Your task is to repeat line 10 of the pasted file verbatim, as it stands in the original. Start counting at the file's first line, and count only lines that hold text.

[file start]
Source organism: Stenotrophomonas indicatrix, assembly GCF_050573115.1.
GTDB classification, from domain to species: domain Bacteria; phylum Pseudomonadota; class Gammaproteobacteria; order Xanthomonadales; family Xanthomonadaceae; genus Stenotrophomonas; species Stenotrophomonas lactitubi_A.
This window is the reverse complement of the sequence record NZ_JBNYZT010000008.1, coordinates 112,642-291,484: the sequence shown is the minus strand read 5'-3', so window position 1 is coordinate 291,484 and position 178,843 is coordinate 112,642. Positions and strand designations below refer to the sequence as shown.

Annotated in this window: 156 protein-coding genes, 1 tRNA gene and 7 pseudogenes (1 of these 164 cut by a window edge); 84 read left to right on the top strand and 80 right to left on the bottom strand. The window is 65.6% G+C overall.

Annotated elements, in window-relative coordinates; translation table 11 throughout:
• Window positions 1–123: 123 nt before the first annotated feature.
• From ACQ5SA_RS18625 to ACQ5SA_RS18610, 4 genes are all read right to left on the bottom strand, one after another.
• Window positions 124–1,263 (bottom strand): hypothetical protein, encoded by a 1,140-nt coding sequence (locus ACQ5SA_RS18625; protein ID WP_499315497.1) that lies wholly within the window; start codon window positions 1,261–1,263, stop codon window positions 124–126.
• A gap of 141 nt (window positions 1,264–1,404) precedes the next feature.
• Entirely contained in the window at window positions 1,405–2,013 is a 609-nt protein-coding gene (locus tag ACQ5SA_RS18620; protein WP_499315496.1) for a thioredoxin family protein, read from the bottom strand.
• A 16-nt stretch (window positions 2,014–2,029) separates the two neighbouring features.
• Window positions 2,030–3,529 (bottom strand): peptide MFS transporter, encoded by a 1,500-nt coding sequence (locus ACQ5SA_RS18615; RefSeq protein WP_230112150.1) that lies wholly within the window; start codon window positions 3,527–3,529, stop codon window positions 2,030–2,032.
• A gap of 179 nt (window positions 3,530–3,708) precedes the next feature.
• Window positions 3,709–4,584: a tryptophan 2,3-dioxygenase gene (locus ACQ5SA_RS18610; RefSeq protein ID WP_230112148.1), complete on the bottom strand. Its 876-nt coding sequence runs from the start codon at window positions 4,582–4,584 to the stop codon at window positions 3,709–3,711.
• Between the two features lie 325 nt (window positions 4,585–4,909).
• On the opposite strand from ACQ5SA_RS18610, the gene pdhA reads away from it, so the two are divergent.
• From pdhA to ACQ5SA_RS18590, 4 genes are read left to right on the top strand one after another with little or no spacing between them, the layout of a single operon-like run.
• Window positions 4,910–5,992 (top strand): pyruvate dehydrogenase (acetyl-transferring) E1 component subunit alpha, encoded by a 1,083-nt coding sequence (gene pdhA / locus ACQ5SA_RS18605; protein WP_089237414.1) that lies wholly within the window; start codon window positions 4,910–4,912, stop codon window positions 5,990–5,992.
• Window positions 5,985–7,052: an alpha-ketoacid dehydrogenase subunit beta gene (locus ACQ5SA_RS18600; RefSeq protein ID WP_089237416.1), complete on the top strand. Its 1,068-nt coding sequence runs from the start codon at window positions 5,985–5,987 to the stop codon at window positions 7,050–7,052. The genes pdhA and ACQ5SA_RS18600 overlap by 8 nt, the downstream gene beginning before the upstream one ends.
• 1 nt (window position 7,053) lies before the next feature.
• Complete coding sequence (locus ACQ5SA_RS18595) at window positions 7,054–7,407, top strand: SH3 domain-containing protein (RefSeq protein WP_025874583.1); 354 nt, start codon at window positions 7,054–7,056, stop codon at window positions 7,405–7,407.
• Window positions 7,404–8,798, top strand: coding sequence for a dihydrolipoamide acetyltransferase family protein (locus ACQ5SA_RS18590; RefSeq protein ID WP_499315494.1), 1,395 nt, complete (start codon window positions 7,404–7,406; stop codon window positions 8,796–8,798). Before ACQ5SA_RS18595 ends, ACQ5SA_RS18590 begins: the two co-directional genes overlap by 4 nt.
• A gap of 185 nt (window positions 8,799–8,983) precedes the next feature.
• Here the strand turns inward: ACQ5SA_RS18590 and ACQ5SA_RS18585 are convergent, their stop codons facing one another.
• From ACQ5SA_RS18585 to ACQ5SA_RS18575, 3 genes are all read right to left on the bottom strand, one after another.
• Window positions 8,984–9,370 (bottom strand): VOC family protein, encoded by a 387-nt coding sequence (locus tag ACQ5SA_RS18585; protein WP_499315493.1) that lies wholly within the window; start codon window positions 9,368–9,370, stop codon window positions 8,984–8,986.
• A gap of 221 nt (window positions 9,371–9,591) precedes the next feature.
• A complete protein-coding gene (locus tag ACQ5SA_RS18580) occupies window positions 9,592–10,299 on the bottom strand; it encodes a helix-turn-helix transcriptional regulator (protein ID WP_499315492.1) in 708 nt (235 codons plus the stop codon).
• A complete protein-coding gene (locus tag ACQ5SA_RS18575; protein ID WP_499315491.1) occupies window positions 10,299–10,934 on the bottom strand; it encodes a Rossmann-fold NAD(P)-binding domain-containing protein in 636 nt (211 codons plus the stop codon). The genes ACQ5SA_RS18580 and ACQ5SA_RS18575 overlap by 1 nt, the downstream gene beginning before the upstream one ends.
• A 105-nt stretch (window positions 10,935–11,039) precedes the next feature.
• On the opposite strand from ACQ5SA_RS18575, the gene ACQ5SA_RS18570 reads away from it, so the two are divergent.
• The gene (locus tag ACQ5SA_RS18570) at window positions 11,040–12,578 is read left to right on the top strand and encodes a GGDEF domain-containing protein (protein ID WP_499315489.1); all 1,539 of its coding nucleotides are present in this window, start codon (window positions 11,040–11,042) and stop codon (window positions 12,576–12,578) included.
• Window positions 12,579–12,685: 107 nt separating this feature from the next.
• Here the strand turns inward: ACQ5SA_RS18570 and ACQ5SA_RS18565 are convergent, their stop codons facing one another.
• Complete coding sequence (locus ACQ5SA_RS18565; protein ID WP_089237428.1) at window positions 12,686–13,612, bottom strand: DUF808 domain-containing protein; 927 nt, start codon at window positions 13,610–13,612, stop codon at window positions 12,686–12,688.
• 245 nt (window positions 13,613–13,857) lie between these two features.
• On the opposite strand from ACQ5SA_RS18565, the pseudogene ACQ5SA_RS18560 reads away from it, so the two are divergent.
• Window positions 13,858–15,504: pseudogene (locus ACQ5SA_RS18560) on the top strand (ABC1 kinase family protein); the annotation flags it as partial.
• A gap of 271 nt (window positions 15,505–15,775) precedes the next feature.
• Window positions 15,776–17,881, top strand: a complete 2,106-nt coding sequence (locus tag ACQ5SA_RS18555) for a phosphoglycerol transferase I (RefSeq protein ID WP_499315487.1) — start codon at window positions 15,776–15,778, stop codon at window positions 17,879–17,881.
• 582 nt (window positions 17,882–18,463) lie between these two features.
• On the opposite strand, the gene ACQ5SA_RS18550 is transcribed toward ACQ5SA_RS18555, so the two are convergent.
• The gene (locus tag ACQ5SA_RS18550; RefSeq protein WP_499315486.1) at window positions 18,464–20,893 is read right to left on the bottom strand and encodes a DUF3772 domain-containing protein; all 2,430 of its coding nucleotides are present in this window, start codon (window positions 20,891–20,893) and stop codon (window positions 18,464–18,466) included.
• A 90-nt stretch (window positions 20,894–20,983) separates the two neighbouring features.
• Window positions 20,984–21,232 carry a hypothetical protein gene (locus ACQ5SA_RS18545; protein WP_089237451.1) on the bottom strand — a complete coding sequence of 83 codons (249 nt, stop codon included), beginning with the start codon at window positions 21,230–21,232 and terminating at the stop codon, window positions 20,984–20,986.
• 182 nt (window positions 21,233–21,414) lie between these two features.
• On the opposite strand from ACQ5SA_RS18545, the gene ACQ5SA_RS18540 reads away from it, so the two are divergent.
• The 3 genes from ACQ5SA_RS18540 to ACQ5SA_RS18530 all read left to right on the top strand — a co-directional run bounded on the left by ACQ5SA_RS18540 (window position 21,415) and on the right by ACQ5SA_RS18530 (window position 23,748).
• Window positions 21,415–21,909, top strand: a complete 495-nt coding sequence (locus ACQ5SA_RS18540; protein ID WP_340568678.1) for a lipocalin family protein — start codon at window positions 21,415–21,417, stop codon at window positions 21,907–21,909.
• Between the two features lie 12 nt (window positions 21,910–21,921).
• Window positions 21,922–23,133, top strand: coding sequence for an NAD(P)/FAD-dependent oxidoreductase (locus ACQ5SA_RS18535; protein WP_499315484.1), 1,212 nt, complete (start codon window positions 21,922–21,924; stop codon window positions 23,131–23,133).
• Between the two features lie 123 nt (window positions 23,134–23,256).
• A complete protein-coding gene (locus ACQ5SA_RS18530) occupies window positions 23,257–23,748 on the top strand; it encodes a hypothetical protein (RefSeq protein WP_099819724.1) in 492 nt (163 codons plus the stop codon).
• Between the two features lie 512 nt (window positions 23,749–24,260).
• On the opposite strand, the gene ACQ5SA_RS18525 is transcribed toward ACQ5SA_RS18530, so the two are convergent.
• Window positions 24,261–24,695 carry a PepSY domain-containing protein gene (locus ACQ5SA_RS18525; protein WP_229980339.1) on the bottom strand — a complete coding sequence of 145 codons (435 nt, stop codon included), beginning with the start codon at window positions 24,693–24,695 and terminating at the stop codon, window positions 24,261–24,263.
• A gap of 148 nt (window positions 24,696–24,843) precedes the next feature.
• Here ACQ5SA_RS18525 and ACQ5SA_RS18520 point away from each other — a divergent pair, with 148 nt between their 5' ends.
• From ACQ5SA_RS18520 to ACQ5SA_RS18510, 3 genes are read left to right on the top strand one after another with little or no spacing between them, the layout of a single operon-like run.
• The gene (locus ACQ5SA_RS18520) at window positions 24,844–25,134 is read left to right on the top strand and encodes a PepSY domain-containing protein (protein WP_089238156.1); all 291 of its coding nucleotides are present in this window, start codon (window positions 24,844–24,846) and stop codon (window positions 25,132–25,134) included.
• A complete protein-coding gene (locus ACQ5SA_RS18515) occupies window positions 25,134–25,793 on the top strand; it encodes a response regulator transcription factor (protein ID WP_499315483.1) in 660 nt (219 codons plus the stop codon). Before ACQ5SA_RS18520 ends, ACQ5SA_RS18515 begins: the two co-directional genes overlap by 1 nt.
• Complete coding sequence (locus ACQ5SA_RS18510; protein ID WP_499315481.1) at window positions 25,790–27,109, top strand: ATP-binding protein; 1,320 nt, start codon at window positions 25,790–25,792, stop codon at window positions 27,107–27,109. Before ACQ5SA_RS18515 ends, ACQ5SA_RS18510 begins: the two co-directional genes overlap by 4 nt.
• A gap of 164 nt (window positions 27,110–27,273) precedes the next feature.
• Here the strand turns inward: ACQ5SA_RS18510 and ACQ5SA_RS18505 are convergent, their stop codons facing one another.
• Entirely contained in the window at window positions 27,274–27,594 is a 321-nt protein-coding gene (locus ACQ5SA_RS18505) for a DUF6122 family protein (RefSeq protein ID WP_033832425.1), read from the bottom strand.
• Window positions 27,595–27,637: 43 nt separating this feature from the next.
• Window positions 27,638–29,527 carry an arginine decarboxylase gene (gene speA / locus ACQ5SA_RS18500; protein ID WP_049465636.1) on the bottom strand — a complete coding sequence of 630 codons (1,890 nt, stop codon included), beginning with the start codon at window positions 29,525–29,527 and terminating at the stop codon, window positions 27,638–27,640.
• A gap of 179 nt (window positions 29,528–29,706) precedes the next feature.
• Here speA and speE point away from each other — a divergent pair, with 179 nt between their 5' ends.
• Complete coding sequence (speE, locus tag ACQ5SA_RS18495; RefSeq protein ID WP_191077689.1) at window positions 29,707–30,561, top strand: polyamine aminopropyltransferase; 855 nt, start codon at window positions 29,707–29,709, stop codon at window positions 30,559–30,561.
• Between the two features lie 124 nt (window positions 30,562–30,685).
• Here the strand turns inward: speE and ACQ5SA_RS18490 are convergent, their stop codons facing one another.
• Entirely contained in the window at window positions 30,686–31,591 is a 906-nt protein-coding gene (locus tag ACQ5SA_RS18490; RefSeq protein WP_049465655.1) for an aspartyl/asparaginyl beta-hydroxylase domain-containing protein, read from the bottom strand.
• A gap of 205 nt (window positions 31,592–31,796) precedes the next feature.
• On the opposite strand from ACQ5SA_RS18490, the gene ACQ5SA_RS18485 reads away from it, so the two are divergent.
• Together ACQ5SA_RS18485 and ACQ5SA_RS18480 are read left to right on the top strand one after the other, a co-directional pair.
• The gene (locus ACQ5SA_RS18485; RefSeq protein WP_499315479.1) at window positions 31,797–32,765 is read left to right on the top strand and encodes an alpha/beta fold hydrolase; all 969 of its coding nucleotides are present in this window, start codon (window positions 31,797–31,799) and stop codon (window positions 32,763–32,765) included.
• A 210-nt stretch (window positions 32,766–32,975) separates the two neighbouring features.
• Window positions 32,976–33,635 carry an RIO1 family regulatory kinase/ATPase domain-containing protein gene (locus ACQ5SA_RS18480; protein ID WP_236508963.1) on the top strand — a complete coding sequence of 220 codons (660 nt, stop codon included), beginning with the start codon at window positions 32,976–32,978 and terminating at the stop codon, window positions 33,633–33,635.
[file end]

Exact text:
• Entirely contained in the window at window positions 1,405–2,013 is a 609-nt protein-coding gene (locus tag ACQ5SA_RS18620; protein WP_499315496.1) for a thioredoxin family protein, read from the bottom strand.